U.S. CitiesCity-Data Forum Index
Go Back   City-Data Forum > General Forums > Non-Romantic Relationships
 [Register]
Please register to participate in our discussions with 2 million other members - it's free and quick! Some forums can only be seen by registered members. After you create your account, you'll be able to customize options and access all our 15,000 new posts/day with fewer ads.
View detailed profile (Advanced) or search
site with Google Custom Search

Search Forums  (Advanced)
Reply Start New Thread
 
Old 01-12-2019, 07:51 AM
 
20,296 posts, read 16,464,754 times
Reputation: 38102

Advertisements

Quote:
Originally Posted by NoMoreSnowForMe View Post
Some people need their $200 and can't afford to wait and hope to get it. Grieving (if they are) people who have let a business fall into ruins will have a large pile of problems. If you want to get your problem to the top of their pile - this strategy will work.

What the auction business is basically asking the OP to do, is give them an interest-free loan, with no payment plan. What does the OP get out of that?

Anyone with an LLC in NYC knows this. So, would you agree to this as a business person? Would you advise a client to do this as a successful business strategy?
You donít understand that no one has access to the assets of the business until it goes through probate.
Reply With Quote Quick reply to this message

 
Old 01-12-2019, 11:53 AM
 
Location: Central New Jersey
2,311 posts, read 877,007 times
Reputation: 4109
The family is in mourning and OP wants to file a small court claim after only a few weeks? Over only 2-300 bucks?? Chump change IMO and I'm sure you'll get you "mega millions" in due time after the family has had time to get over their grief.
Patience grasshopper. Have some patience and compassion.
Reply With Quote Quick reply to this message
 
Old 01-12-2019, 07:59 PM
 
Location: Silicon Valley
17,999 posts, read 22,723,480 times
Reputation: 34905
Quote:
Originally Posted by ocnjgirl View Post
You donít understand that no one has access to the assets of the business until it goes through probate.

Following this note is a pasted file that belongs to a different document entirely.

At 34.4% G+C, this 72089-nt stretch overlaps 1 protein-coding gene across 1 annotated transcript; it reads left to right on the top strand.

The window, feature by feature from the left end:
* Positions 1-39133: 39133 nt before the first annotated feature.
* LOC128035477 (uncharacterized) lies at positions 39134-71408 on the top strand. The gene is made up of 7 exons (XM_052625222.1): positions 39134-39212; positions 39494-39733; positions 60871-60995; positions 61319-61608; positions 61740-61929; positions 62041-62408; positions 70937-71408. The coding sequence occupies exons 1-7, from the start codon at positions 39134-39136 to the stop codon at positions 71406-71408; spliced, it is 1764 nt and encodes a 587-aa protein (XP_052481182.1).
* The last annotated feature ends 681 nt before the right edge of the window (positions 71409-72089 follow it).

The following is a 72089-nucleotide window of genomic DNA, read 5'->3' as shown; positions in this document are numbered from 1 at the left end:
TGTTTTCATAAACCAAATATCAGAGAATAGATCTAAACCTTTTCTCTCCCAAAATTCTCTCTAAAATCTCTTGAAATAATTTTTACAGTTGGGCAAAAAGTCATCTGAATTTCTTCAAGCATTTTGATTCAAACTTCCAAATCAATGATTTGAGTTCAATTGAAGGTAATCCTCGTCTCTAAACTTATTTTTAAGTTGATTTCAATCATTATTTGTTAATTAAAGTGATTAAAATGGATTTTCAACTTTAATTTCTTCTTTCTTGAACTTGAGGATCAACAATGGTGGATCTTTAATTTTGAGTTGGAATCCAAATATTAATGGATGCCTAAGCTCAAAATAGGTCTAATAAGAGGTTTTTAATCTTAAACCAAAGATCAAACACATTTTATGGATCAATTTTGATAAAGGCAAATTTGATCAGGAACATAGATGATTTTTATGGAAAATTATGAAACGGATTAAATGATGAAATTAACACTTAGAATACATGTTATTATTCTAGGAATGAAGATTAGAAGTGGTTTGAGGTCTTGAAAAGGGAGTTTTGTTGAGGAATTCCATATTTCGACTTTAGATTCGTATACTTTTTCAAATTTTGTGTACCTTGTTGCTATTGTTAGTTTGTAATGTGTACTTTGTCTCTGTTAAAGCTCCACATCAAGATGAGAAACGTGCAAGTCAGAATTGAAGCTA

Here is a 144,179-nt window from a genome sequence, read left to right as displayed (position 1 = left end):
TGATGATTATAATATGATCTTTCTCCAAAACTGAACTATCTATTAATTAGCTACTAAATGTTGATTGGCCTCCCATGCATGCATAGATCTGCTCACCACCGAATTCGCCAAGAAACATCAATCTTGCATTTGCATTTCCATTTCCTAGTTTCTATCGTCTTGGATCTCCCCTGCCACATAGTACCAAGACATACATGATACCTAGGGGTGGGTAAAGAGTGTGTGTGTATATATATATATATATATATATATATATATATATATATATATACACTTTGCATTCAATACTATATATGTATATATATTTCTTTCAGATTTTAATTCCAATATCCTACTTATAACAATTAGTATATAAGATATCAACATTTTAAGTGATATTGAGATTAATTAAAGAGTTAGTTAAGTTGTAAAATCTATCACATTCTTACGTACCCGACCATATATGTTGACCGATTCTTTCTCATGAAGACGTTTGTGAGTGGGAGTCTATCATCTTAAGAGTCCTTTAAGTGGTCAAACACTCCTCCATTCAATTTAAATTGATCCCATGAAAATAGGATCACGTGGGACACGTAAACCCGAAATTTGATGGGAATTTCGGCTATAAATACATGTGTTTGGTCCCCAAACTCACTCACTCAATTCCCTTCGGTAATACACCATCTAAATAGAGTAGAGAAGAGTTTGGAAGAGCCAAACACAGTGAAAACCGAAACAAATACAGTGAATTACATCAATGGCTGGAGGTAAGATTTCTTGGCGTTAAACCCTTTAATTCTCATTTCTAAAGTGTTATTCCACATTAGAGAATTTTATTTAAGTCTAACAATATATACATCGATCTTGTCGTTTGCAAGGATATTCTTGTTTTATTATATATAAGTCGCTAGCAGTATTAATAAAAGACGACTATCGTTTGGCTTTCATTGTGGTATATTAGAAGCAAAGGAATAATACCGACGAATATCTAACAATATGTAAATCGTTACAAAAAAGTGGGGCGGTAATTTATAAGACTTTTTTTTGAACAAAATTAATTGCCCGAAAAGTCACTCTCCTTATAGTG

Unless it doesn't need to go through probate. Which is something some people here don't seem to understand. If the business was co-owned by the other family members, probate is not required. If it was included in a trust or living will, etc., it doesn't need to go through probate.

So, can someone objecting to my ideas prove that probate is absolutely required? And if not, why it would be cheaper to get to a judge any other way than small claims court? Nope.
Reply With Quote Quick reply to this message
 
Old 01-12-2019, 08:03 PM
 
Location: Silicon Valley
17,999 posts, read 22,723,480 times
Reputation: 34905
And what I failed to mention is that if the OP wins in small claims court, then he/she can ask to have their court costs reimbursed by the losing party.

And, I'd like to also mention that it's not difficult to collect from a business or landlord. If you get a judgement, and the landlord won't pay, you can arrange to have the sheriff collect their rent checks or their bank assets, etc.

So, if they still have a source of income, the sheriff will grab it before they can put it into the bank, and if it's already in the bank, you can get their bank accounts frozen in order to get your judgment paid.
Reply With Quote Quick reply to this message
 
Old 01-12-2019, 10:22 PM
 
Location: Brentwood, Tennessee
42,646 posts, read 41,381,512 times
Reputation: 81968
Quote:
Originally Posted by NoMoreSnowForMe View Post

So, can someone objecting to my ideas prove that probate is absolutely required? And if not, why it would be cheaper to get to a judge any other way than small claims court? Nope.
Of course no one can prove anything about the parties in the OP. No one here knows them or any details about the situation. Probate is required when the assets are in one person's name. But not even the OP knows that.

Quote:
Originally Posted by NoMoreSnowForMe View Post

... ask to have their court costs reimbursed by the losing party.